Of course, what Ornstein fails to mention is that, as this graph shows, Bush has always had a higher approval rating than the Congress-- including when it was controlled by the Republicans, as it has been for the large majority of his presidency. That would seem to undermine the notion that the low Congressional approval rating demonstrates that tough times for Republicans are because of the GOPs failings and not support for Democratic policies.

Of course, as a journalist, Ornstein has a professional obligation to present any current national mood in a way that undercuts the Democrats. So I suppose he can be forgiven.

Arms and the DC gun ban

James Poulos at the American Scene writes

"Point is, at the meta level (woo hoo!), the hardest work involves sorting out different kinds of hard work, with gun regulation being of one kind and heath regulation being of another, and immigration regulation a third, and prostitution a fourth, and so on, and so on."

To which I say: indeed! Gun regulation is something that we have to work out, and in fact, do all the time. How to do so, exactly, is where we disagree. What frustrates me is that opponents of the gun ban (which I myself objected to) and similar legislation act as though they aren't sorting through things; the assumption seems to be that a blanket handgun ban is somehow explicitly unconstitutional in a way that, say, restricting a grenade launcher isn't.

But as I often point out, the Constitution makes no explicit mention of guns at all. It protects the right to bear arms. And we as a society, as we have to, restrict that right-- we restrict access to everything from weapons-grade uranium to fully automatic machine guns and many things in between. Even the most zealous gun-ownership advocates are unlikely to defend my right to sleep with a Stinger missile under my bed. Where I part company with them-- and I believe with Poulos-- is that I don't think there's any categorical difference between banning handguns and banning surface-to-air missiles, or mortars or bazookas or what have you. The DC handgun ban then becomes just another type of sorting.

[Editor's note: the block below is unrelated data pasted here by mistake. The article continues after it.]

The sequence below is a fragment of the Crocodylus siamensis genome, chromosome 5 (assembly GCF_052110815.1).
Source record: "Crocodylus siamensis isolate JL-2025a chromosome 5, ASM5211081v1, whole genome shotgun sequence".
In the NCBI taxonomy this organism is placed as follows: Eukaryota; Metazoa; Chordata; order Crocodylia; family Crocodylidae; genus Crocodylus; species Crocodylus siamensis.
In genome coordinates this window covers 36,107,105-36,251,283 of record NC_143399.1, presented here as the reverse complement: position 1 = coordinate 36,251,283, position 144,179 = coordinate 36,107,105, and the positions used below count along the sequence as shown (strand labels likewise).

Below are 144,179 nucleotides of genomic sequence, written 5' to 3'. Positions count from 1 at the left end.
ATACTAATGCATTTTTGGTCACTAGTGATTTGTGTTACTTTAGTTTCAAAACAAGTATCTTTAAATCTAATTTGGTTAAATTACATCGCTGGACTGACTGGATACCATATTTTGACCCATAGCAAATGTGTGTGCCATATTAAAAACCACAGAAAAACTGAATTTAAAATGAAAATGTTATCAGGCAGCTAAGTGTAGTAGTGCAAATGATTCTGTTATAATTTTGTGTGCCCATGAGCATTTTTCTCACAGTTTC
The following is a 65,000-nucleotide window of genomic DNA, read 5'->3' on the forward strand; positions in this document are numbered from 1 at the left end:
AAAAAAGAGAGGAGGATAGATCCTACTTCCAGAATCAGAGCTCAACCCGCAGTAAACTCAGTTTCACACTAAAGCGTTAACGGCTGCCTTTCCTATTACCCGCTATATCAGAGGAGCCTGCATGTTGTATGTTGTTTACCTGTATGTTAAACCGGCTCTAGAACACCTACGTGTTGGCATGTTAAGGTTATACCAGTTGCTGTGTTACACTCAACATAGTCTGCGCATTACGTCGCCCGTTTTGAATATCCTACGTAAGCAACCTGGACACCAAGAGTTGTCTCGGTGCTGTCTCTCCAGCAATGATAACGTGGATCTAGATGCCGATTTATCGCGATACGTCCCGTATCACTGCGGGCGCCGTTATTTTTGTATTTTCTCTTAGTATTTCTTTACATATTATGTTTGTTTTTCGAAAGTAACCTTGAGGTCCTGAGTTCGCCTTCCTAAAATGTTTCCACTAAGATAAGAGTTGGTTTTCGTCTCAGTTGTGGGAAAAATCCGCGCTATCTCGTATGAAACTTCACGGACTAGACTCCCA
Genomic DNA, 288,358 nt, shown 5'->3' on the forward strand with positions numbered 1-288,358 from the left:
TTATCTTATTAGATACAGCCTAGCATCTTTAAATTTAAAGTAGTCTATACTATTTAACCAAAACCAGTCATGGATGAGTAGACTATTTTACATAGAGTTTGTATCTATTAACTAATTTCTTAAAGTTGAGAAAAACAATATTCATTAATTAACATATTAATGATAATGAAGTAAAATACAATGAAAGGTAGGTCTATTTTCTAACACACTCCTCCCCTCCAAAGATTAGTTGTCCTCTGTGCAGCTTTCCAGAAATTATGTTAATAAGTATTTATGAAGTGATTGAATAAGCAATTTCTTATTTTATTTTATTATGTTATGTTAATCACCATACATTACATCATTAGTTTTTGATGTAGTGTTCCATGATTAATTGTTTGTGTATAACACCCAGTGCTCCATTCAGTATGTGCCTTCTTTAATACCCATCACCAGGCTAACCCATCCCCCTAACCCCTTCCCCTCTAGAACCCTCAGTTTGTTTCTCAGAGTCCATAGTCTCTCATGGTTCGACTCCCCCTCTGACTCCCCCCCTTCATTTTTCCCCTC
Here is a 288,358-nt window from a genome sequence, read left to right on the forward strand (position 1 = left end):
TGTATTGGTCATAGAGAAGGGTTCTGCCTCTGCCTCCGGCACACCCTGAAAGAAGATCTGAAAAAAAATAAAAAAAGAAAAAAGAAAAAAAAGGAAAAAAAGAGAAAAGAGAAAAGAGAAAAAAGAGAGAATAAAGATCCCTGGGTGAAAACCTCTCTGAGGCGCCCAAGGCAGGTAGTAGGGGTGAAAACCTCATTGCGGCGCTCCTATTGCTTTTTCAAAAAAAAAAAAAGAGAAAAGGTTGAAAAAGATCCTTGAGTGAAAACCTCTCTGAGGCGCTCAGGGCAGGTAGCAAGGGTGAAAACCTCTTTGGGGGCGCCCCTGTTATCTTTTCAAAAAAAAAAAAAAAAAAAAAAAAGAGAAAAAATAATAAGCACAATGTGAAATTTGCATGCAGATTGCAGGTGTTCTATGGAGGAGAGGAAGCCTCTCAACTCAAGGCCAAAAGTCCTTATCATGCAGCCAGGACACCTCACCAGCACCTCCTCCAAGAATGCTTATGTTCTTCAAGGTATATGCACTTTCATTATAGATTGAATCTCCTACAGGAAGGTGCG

Poulos and others are free to disagree with that sorting, of course. But what I reject is the notion that they aren't engaged in a sorting exercise as well; once you've conceded that government must have some restrictions on what kind of arms a person can legally own, I don't think you can claim a bright-line distinction.

Saturday, June 28, 2008

Matthew Yglesias, liberal guilt, and guns

Matt Yglesias is my favorite blogger, and the first blogger I really started to follow regularly. Though I don't agree with his interventionist ways, his foreign policy views are often enough closer to mine than any other blogger I read. (As no Very Serious people can be totally opposed to the American imperialist project, there just aren't many non-interventionists in the professional blogging ranks.) And I think he finds the right balance between intelligent policy analysis and general spite that mainstream conservatism requires.

But on the subject of gun control, I find Yglesias maddening.

This is not, actually, because of a large policy disagreement about guns. I am opposed to total prohibition of guns, on basic libertarian grounds. I don't, as a general policy, believe that the misuse of something by a few should compel the government to ban that thing for all. (At heart, this is why I support drug legalization as well.) In the specific, I agree that the DC gun ban was undermined beyond any use because of the ease in procuring a gun (legally or otherwise) in nearby states and simply bringing it into the District.

What aggravates me about Yglesias and other DC are bloggers is the steadfast refusal to confront the reason behind the Washington DC gun ban: the absolutely horrific effects of gun violence in Washington DC. For decades, the community in DC has had to endure unbearable amounts of injury and grief due to handgun violence. As I've said, I think that the ban was an ineffective means of reducing this violence, and I don't agree with that level of restriction. But I think it is very important, and in fact a principled dissenters obligation, to admit that there is a large and painful problem in Washington DC, and that however misguided the handgun ban was an effort to confront this problem.